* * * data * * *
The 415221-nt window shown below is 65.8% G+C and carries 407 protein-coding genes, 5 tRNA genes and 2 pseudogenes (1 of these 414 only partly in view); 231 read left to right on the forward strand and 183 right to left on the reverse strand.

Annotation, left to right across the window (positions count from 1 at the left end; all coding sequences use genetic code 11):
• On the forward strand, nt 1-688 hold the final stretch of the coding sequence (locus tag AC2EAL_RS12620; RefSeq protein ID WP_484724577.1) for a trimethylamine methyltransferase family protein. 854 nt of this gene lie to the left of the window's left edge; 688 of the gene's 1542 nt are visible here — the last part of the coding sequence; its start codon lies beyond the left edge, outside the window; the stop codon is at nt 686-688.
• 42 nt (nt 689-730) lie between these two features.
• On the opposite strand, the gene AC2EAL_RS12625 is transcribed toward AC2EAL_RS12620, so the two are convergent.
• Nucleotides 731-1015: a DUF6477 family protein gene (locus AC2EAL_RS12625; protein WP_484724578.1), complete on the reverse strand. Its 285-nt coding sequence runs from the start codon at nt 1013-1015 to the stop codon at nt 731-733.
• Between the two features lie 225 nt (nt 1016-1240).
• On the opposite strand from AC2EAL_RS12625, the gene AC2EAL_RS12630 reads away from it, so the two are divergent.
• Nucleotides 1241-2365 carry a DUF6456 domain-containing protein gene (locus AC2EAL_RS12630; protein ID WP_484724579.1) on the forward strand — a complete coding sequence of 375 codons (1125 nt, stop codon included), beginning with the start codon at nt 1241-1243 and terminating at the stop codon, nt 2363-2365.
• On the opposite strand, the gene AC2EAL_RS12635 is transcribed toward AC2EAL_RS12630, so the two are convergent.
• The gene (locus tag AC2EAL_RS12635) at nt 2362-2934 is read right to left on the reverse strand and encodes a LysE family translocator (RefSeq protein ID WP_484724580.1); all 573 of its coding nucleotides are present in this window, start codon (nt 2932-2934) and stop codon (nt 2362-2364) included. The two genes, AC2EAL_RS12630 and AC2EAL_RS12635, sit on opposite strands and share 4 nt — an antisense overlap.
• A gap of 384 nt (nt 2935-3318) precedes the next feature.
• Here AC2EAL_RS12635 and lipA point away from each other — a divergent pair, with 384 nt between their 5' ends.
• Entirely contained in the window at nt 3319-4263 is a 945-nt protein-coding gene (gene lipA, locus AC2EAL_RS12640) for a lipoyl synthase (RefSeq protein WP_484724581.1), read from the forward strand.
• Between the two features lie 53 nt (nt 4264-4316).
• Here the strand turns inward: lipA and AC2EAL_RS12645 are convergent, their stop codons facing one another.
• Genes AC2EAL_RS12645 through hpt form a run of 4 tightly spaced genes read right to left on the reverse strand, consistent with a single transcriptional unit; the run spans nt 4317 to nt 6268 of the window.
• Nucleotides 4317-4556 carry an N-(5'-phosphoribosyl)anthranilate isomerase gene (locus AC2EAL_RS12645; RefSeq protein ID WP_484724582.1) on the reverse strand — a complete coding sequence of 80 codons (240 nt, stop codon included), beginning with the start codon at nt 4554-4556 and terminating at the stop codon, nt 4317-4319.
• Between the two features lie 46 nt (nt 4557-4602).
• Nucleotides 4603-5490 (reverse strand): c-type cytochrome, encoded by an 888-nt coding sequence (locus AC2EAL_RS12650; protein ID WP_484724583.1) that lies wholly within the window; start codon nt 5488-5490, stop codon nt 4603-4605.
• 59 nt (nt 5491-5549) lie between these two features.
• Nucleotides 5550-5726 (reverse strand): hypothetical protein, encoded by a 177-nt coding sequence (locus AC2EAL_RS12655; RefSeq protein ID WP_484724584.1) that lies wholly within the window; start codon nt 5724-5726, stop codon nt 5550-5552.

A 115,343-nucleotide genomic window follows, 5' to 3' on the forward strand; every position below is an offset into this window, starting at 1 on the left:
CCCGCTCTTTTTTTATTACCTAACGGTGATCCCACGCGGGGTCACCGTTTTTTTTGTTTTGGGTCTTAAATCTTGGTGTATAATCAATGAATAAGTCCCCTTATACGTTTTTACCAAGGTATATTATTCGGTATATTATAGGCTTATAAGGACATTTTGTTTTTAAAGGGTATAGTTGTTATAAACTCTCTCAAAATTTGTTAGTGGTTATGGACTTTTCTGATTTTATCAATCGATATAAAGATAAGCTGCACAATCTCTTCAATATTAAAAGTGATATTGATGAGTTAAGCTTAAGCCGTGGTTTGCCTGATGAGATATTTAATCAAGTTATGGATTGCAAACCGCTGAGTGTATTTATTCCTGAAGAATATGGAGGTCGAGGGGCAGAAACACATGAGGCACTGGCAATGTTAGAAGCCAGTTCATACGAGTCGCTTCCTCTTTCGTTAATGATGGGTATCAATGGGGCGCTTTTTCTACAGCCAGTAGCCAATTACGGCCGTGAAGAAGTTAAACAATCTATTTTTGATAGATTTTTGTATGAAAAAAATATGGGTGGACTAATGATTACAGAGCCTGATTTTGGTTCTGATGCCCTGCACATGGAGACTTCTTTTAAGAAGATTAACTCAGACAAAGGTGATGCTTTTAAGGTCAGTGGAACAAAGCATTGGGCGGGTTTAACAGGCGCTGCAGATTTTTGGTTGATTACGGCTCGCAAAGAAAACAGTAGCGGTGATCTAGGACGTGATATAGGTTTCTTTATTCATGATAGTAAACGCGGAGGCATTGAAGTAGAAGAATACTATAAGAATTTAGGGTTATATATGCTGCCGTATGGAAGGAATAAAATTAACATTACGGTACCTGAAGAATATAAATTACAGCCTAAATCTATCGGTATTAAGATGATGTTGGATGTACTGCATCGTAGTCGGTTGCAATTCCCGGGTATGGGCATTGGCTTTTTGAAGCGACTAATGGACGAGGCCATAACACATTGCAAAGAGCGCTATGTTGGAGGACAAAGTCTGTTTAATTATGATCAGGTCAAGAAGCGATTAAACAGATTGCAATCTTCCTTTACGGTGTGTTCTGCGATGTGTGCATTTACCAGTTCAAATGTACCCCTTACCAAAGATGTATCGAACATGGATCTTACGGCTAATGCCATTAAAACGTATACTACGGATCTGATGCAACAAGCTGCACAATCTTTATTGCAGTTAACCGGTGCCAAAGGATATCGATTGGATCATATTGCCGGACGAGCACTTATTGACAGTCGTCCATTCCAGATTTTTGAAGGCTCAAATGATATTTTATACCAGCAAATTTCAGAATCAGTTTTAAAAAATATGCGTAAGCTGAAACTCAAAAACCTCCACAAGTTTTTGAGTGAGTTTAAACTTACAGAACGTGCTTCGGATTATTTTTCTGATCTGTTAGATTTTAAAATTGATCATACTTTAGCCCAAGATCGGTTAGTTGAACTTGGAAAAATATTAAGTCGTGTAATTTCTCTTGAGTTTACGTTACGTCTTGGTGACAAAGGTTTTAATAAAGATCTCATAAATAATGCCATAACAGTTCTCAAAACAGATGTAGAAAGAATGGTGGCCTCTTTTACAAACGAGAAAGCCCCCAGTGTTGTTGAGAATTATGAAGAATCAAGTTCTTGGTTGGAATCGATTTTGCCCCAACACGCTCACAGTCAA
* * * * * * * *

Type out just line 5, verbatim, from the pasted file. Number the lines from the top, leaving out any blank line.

• On the opposite strand, the gene AC2EAL_RS12625 is transcribed toward AC2EAL_RS12620, so the two are convergent.